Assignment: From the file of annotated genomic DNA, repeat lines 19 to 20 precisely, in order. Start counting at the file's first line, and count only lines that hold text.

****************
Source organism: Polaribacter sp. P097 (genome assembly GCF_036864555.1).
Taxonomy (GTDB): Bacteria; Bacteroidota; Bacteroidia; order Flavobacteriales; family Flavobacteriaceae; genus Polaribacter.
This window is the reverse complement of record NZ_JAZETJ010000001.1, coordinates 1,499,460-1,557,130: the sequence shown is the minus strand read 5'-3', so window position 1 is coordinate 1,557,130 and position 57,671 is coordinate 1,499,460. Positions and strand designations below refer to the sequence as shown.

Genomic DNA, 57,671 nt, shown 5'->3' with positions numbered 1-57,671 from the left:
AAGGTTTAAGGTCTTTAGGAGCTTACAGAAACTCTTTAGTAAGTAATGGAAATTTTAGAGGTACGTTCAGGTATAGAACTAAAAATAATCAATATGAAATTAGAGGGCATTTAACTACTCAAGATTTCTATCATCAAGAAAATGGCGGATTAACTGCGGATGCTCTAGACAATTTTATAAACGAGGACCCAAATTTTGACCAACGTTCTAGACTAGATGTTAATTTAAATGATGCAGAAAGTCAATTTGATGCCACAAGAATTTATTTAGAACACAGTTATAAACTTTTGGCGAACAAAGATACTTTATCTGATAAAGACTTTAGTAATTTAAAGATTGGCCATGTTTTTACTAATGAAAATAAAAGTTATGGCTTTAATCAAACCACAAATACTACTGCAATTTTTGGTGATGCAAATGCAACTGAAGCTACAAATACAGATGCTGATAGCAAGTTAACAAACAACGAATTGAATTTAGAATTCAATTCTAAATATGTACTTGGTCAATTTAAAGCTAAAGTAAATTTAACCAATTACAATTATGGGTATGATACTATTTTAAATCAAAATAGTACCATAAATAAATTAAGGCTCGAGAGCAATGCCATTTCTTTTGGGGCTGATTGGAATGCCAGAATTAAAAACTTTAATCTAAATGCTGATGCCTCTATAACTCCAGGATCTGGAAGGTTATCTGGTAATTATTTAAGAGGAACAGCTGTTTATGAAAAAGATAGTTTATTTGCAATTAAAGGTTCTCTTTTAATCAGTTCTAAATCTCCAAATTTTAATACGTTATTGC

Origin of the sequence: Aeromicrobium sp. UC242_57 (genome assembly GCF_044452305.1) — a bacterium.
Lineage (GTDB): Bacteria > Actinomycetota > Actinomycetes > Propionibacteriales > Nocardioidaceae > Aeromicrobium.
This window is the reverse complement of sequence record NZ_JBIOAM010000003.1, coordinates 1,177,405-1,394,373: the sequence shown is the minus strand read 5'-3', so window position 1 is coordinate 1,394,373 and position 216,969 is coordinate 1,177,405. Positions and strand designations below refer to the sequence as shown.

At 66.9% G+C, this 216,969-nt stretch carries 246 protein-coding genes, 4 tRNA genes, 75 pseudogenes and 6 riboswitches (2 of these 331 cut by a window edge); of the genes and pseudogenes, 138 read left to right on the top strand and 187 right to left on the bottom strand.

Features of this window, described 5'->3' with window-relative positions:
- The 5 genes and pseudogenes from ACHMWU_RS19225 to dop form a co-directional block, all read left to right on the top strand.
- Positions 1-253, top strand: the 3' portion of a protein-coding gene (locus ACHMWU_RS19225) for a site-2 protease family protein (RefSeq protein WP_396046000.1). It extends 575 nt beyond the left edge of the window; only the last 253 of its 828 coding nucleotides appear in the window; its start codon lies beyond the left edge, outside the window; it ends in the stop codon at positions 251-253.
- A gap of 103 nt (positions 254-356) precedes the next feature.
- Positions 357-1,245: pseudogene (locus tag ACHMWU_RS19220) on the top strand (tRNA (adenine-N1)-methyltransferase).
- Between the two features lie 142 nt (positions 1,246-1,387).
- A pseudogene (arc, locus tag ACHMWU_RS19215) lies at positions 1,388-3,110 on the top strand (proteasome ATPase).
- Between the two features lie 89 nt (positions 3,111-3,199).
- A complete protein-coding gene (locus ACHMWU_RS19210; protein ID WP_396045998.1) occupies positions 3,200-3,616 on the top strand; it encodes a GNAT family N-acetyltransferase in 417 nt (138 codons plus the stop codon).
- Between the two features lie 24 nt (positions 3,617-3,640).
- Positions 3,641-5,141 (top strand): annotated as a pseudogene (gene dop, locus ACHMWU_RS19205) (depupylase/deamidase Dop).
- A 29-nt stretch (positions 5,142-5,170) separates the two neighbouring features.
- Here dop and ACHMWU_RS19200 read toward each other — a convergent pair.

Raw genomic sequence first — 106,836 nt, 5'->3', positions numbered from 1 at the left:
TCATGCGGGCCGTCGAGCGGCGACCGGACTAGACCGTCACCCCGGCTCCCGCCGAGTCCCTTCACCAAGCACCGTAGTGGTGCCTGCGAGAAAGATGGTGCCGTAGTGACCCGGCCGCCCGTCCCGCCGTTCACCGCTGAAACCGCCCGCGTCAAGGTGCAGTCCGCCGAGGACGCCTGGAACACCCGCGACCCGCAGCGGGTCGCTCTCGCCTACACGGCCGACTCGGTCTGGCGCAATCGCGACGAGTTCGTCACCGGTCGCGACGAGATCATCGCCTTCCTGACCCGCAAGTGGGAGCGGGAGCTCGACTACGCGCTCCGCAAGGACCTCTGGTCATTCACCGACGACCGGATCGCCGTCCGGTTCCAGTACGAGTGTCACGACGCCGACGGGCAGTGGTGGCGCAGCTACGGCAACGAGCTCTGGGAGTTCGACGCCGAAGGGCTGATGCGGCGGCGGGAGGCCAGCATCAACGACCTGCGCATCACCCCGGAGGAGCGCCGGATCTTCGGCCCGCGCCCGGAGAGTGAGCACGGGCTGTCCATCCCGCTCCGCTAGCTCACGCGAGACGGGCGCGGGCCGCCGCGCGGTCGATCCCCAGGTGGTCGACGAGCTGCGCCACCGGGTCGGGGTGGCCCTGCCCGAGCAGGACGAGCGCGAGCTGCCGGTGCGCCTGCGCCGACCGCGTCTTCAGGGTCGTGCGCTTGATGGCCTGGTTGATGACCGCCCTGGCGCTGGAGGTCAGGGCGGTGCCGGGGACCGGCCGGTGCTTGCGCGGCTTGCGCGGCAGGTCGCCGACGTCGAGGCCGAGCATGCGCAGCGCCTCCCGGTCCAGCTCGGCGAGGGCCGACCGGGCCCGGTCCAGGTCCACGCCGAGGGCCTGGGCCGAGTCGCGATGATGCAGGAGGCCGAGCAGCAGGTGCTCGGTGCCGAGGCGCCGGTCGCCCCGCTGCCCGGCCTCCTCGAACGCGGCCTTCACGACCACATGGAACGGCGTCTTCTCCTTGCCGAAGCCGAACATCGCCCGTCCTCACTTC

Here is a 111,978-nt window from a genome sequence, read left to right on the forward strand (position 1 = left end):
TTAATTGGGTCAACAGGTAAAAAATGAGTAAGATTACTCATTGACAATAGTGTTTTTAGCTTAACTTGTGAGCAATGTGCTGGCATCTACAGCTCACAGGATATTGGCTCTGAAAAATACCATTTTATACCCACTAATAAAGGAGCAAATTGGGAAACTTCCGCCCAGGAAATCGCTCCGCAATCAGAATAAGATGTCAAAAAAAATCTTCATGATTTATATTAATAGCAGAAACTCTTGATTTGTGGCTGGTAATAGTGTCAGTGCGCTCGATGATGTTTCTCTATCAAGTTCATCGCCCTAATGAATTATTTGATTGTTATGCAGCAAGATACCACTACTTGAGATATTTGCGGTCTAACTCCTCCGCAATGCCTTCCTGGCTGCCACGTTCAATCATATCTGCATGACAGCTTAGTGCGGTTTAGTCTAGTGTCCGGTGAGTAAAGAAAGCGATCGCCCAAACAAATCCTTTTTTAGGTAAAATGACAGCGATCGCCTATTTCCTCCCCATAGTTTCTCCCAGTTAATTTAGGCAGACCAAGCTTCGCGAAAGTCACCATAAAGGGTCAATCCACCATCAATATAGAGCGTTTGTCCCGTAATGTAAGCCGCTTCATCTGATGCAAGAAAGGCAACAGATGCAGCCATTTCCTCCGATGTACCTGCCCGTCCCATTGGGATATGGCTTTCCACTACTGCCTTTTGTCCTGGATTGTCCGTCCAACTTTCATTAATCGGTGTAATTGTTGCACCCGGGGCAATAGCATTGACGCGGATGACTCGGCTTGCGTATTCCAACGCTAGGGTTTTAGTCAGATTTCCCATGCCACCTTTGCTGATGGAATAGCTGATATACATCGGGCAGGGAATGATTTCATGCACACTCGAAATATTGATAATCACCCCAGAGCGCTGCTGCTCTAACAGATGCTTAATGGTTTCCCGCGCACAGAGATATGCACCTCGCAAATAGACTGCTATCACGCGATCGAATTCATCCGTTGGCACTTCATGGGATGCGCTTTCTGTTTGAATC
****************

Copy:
- Between the two features lie 24 nt (positions 3,617-3,640).
- Positions 3,641-5,141 (top strand): annotated as a pseudogene (gene dop, locus ACHMWU_RS19205) (depupylase/deamidase Dop).